We report the case of an otherwise healthy young woman who presented with multi-embolic strokes caused by a CFFT stemming from an underlying CaW. The co-occurrence of these two conditions has been reported anecdotally, and the presence of thrombus superimposition on CaW was suggested to be a contributing factor to stroke recurrence [7,8,9,10]. However, there is scarce and heterogenous evidence regarding the effectiveness of antithrombotic and/or interventional treatment as secondary prevention strategies [7,8,9,10]. CaW is a congenital variation in carotid geometry that predisposes to artery-to-artery thromboembolism by disrupting arterial laminar flow and leading to endothelial stress, blood stagnation, and downflow platelet aggregation. This rationale is supported by computational fluid dynamics analysis, which reveals an augmented recirculation zone downstream of the CaW resulting in increased wall shear stress . Additionally, it is corroborated by diagnostic angiography findings, which demonstrate contrast pooling or thrombus detection downstream of the CaW . CFFT, instead, is an acquired condition stemming from either systemic thrombophilia or local vascular wall dysfunction caused by atherosclerosis as well as fibromuscular dysplasia, vasculitis, dissection, and trauma [5, 6]. Hence, chronic endothelial stress withstood by the carotid section distal to the CaW arguably represented a suitable ground for CFFT formation in our patient.
Radiological differentials for CaW encompass atherosclerotic plaque with plaque rupture, carotid artery dissection, and fibromuscular dysplasia (FMD). However, the regular morphology of the filling defect, lack of calcium deposits and signs of intramural hemorrhage make atherosclerotic plaque unlikely in our patient. Furthermore, neither CTA nor DSA revealed the presence of an intimal flap, and no other stenotic segments were identified in our imaging studies, reducing the probability of carotid artery dissection and FMD.
CTA has shown superior diagnostic accuracy compared to carotid US in diagnosing CaW . It is thus expected yet remarkable that the carotid Doppler ultrasound failed to identify the condition in our patient. A plausible explanation could be that the CFFT masked the contiguous congenital anomaly or that lack of knowledge of the possible co-occurrence of the two conditions limited the interpretation of the study. In line with this rationale, we argue that CaW may be a possible undiagnosed cause of CFFT when a complete radiological assessment is not undertaken, especially in young adults without traditional cardiovascular risk factors. Collectively, several radiological CTA and DSA signs helped to discriminate CaW from CFFT in our case. The CaW was located in the posterior part of the internal carotid bulb, below the origin of the CFFT. The linear filling defect was projected perpendicularly to the vessel flow direction in CaW, in contrast with CFFT. The CFFT was partially resolved at DSA, whereas the CaW was still present. Finally, contrast agent stagnation was detected in the carotid web during the DSA venous phase.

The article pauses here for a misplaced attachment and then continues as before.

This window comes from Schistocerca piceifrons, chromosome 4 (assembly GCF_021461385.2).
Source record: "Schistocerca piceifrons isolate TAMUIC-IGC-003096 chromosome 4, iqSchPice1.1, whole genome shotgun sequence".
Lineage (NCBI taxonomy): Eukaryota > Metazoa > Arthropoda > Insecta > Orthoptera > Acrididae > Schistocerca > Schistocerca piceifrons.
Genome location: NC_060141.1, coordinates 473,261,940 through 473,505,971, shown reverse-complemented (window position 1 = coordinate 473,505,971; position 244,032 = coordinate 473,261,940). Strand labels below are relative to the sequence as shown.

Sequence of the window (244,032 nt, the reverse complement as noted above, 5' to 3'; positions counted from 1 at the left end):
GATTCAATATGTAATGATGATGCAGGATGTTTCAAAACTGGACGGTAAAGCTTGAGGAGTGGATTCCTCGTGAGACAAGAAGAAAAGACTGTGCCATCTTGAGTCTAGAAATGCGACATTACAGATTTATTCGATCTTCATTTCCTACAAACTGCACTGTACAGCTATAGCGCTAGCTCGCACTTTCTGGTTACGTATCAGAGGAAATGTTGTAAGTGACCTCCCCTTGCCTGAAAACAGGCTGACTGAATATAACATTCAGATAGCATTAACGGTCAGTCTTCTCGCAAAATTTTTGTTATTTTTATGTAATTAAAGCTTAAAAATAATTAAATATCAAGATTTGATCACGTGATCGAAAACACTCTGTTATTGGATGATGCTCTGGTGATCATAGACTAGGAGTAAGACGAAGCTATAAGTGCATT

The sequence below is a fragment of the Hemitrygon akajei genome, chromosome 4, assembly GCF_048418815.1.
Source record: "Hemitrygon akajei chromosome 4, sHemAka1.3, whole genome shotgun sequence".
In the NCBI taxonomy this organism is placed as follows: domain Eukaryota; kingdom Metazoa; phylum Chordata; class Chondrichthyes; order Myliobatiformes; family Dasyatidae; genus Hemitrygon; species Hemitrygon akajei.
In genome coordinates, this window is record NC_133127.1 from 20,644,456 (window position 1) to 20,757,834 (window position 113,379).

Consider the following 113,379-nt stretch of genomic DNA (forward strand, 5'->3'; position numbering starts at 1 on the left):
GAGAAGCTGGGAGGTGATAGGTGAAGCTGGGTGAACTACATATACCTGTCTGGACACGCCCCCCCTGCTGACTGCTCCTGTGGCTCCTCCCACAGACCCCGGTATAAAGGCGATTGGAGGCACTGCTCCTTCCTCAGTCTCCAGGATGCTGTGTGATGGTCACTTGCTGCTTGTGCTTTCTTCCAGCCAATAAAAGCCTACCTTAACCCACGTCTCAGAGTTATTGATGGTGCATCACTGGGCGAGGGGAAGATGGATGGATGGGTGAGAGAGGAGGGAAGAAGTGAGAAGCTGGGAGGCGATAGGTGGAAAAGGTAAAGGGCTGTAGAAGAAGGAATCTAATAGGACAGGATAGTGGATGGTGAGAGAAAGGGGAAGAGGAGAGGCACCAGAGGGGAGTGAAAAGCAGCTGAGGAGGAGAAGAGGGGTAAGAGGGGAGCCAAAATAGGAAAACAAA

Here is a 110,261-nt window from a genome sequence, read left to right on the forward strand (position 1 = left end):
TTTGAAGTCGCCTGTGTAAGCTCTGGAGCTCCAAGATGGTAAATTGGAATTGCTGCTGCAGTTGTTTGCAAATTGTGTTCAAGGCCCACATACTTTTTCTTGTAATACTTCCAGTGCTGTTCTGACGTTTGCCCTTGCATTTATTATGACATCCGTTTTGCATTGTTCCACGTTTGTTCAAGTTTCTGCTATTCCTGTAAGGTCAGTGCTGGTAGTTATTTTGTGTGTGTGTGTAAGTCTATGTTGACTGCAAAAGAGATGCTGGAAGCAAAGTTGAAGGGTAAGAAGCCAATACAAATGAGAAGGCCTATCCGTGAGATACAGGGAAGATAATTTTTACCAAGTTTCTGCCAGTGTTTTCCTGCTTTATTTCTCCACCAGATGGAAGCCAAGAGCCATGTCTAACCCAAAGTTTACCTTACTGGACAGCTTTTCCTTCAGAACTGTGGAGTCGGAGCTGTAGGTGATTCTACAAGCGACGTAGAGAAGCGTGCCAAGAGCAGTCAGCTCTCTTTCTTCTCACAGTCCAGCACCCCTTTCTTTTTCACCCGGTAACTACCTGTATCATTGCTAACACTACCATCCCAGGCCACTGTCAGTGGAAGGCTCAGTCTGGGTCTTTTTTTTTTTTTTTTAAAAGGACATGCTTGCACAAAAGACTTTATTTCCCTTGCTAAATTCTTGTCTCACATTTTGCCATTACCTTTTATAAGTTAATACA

As a secondary prevention, our patient was successfully treated with CAS and transitory DAPT. Evidence of the best management is currently lacking in the literature. Indeed, secondary prevention strategies for CaW and CFFT are based on small case series and expert consensus, as no specific guidelines or clinical trials have been designed to date. Concerning CaW prevention, current strategies aim to avoid long-term complications arising from the high stroke recurrence rates. Although chronic pharmacologic management with anti-platelet agents would fall within current guidelines  also anticoagulant agents seem an attractive option from the pathophysiological standpoint. Nevertheless, small case series have demonstrated high recurrence rates in patients receiving solely medical treatment . Accordingly, many patients are treated invasively with CAS or endarterectomy (CEA) with satisfactory results [9, 12, 15]. Although CEA was initially the primary proposed invasive treatment option, there is a growing trend towards CAS, particularly in situations involving high surgical risk or anatomical contraindications to CEA [9, 12, 15]. However, it’s worth noting that the relatively young age of many CaW patients introduces challenges, particularly regarding the necessity for long-term antiplatelet therapy [3, 4, 12]. Conversely, CFFT represents a time-sensitive finding with early and urgent management implications where both antithrombotic agents and surgical treatment have been used [5, 6]. Therapeutic implications stemming from the co-occurrence of the two conditions need thus to take into account both the urgent timeframe set by CFFT and the long-term window encompassed by CaW.